While we are on the topic of the praetor cycle, I might as well mention Sheoldred, Whispering One. Much like Vorinclex, Sheoldred, Whispering One manages to abuse "each" by making every opponent sac a creature every upkeep, while also giving its controller a free Reanimate every turn. It is quite possible that Sheoldred, Whispering One would cost more then Vorinclex if he was not also the New Phyrexia pre-release promo.

Rarity: Mythic

Set: Small, Spring.

Casual Characteristics: Abuses "Each," Fabulous Fatty.

Window: Perhaps because of the promo printing, Sheoldred, Whispering One took a bit longer to start his ascent than Vorinclex, hanging right around $4 until after the release of Dragon's Maze. By the release of Theros (one year post rotation) Sheoldred, Whispering One has ticked up to $5.4, a small but not insignificant gain. The real money was to be made during the second year (between the release of Theros and KTK) when Sheoldred, Whispering One posted a solid 80% gain in one years time.

Exceptional Enablers

The final group of casual cards I want to talk about today are exceptional enablers. As I said before, casual formats are all about big, powerful, and expensive spells and creatures. Exceptional enablers are the cards that make these huge, splashy effects possible, most often by providing mana, but sometimes by gaining life (letting you life long enough to cast your expensive spells) or providing card advantage (helping you find your fatties and epic effects).

Venser's Journal, at least from a spike's perspective, does not look like much. It is relatively expensive, and has does not impact the battlefield. From a kitchen table perspective, Venser's Journal is awesome. Not only does it gain you life (and sometimes a whole lot of life) every turn, but it ensures that you don't have to bin some of your sweet spells like when you Stroke of Genius for 15 cards.

Rarity: Rare.

Set: Big, Fall.

Casual Characteristics: Life gain, Spellbook.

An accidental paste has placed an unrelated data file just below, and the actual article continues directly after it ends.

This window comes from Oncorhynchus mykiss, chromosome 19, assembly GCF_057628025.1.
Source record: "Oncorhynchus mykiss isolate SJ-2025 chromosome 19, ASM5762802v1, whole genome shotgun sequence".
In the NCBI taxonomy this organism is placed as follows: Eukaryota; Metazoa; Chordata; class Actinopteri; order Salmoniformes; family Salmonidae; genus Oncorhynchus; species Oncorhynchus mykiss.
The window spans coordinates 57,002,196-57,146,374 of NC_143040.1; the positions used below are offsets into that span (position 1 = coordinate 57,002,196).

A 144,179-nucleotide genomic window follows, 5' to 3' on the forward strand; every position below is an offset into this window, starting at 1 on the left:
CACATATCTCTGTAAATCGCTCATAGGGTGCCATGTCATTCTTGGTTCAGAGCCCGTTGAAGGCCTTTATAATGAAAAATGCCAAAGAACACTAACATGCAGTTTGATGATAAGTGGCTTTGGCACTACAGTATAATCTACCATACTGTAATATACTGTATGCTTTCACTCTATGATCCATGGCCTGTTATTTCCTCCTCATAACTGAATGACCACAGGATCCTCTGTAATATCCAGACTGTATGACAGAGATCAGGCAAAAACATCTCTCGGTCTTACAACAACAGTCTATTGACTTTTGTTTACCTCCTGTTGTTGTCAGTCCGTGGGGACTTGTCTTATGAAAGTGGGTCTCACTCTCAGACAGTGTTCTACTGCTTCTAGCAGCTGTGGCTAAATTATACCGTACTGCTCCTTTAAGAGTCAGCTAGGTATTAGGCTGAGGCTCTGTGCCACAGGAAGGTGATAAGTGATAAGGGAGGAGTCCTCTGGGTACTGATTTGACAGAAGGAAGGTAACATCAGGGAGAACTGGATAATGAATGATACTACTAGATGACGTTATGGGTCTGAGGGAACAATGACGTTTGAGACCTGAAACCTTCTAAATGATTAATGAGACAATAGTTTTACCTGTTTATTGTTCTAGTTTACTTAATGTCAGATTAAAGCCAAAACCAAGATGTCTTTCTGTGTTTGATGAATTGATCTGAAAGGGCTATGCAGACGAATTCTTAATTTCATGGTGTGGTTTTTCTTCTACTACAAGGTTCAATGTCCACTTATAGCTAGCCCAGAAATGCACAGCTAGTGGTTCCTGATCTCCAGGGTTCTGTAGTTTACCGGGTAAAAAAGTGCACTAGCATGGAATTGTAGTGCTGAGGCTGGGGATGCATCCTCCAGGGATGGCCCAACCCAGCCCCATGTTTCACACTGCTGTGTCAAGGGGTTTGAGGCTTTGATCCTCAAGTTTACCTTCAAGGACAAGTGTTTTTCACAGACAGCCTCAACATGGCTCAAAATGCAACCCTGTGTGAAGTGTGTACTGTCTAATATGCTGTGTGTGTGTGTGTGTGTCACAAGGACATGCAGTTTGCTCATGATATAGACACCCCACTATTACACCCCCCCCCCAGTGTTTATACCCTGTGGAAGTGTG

Window: Venser's Journal spent its first year as bulk. During its second year, leading up to the rotation of Scars of Mirrodin, it ticked up slightly to about a dollar. Post rotation has been a different story. In the time between RTR and Theros, Venser's Journal more than doubled to $2.40. From Theros to KTK it nearly pulled off the doubling feat for a second year in a row, peaking at $3.60, where it sits today.

Bear Umbra is a killer kitchen table card. Not only does it double your mana on turns where your enchanted creature attacks, but its totem armor ability also defends one of your fatties from an opponent's Doom Blade. Plus, as Savage Punch has shown, people love bears.

Rarity: Rare

Set: Big, Spring.

Casual Characteristics: Creature Buff, Ramp-tastic.

Window: Bear Umbra stayed at bulk levels from the time it was printed all the way through rotation. Right about the release of Dark Ascension (post rotation winter set), it started its slow climb upwards, taking nearly two years to double in price from $1 to $2. After the release of Theros, things started moving a bit faster, with Bear Umbra climbing from about $2 to $3.30 in the matter of a few months. 

Especially awesome for mono-colored decks, Caged Sun is pretty much a colorless Glorious Anthem stapled to a Gauntlet of Might that doesn't care if you're running mountains.

Rarity: Rare

Set: Small, Spring.

Casual Characteristics: Ramp-tastic, Creature Buff.